“I’ve been using Chapin’s book off and on for the last ten years. I always go back to that book to loosen me up. When it comes to technique, I’m always trying to enrich my jazz side, because I feel like I can always pull from that for my rock side. And I like to do exercises and warm up before we go onstage. I’ll do a bunch of paradiddles, variations, eighths, and all that ... it’s pretty surprising how much I use paradiddles in all my playing.”
The band’s other drummer, Orpheo McCord, handles all the electronics and percussion. And for the acoustic side, Collazo prefers loose heads and detuned drums. “I like them worn-in a bit and actually prefer a detuned-sounding tom for the Edward Sharpe stuff. It kind of gives it that timpani-like quality and bounce-back. I keep the bass drum pretty focused because of the amount of instruments we have onstage — it kind of cuts through it all. Lately, I’ve been cranking up the bottom head on the snare a bit more and tuning the top head the same as the bottom. It gives it a good overall snare crack that cuts through. I’ve been using the strainer a lot more on this album — tightening it up for a focused sound or loosening it and letting it rattle on certain songs.”
With an intensive tour schedule and international dates looming large on the horizon, he’ll have a drum tech for the first time. Collazo’s chops and opps have grown steadily and exponentially along with the band’s, and with the release of Here, he’s excited about the next phase of the ride.
“It’s been a fun journey and continues to be so every day. We came together as friends and acquaintances when the band first started and slowly friendships built, and now I feel we are a family. In the last year, there’s been a lot of trust and that trust has helped us get to that next level musically. We go out onstage, smile at each other, and do not worry about whether the songs are absolutely perfect. If we’re having fun, hopefully the audience will have fun, too. Personally, I feel this journey has made me a better musician and that’s what I’m most excited about.”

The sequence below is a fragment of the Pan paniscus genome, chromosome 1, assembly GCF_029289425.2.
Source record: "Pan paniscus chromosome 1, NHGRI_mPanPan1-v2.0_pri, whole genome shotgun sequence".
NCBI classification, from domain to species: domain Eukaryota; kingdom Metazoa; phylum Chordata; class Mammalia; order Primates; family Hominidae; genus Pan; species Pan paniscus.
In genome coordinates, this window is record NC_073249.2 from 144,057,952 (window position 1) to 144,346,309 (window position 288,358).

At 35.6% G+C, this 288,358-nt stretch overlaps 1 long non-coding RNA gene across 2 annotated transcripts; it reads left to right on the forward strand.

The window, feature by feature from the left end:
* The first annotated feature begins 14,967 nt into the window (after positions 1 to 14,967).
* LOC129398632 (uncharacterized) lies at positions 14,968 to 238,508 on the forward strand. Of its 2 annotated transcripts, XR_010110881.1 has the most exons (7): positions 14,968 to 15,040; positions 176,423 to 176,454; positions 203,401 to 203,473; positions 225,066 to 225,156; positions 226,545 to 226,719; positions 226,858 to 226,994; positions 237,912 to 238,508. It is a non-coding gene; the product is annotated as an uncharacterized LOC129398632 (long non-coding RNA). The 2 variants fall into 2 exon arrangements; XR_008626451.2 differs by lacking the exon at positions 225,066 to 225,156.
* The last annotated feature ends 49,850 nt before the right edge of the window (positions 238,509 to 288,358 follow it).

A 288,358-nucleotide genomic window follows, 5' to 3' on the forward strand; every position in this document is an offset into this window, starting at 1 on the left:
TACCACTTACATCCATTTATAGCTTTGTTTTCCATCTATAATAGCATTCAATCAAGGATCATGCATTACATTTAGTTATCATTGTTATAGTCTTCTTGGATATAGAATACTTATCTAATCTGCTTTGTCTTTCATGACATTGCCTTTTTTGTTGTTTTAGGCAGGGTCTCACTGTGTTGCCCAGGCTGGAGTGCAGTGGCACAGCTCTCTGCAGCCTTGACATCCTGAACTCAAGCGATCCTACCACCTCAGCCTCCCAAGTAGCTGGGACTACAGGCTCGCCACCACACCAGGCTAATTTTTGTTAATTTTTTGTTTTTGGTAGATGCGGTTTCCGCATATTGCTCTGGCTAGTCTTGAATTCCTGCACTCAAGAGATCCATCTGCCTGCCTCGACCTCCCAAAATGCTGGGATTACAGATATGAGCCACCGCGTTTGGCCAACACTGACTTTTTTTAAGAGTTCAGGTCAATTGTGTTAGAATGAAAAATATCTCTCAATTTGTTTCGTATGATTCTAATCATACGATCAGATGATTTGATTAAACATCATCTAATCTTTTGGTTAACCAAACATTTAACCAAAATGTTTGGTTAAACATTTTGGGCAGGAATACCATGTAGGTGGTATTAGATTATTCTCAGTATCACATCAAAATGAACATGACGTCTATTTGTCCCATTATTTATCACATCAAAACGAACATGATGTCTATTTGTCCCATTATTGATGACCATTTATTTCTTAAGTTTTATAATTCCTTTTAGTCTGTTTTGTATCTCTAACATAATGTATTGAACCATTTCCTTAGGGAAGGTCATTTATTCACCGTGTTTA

Josh Collazo’s grooves are elemental and instinctual. He doesn’t play parts. Instead, he sits down and allows his hands to take the lead. The results are very mellow and in-the-pocket, all the while the patterns shifting slightly from measure to measure. Here are all the various patterns occurring in “Fiya Wata” (preceded by the song’s opening fill). Collectively they form the basis of the song’s groove.
Edward Sharpe And The Magnetic Zeros
The Zeros’ genius lies in the selfless musicality of its ten-plus contributors, resulting on their sophmore release in a gorgeous blend of tender dust-bowl ballads, righteous gospel, and ’60s- and ’70s-influenced pop, rock, and soul. Drummer Josh Collazo covers a lot of rhythmic ground, and does so with taste and panache. The swing-influenced drummer displays masterful dynamic control and a knack for blending with additional percussion and instrumentation. Collazo’s warm, vintage tones perfectly support the twang-tinged vocals of Alex Ebert and Jade Castrinos. “Man On Fire” starts with sparse kick drum before exploding into a buoyant, New Orleans-inspired snare march. “That’s What’s Up” follows suit, with minimalistic verses and choruses augmented by colorful flourishes on the toms and nifty brushwork on the snare. Collazo channels his inner Ringo on “Mayla,” building simple, patient fills amidst syncopated kick and snare verse/chorus beats. “Fiya Wata” features a tasty mid-song drum break — one of the few indulgent moments on a well-crafted record geared toward the gestalt.
Band Edward Sharpe And The Magnetic Zeros
Current Release Here
Birthplace Downey, California
Influences Ringo, John Bonham, Jim Keltner, Dave Grohl, Gene Krupa, Buddy Rich, Art Blakey, Thelonious Monk, Big Sid Catlett, George Wettling, Zutty Singleton, and many more.
Web Site joshcollazo.com
Cymbals Paiste Dark Energy
Sticks Vic Firth 5A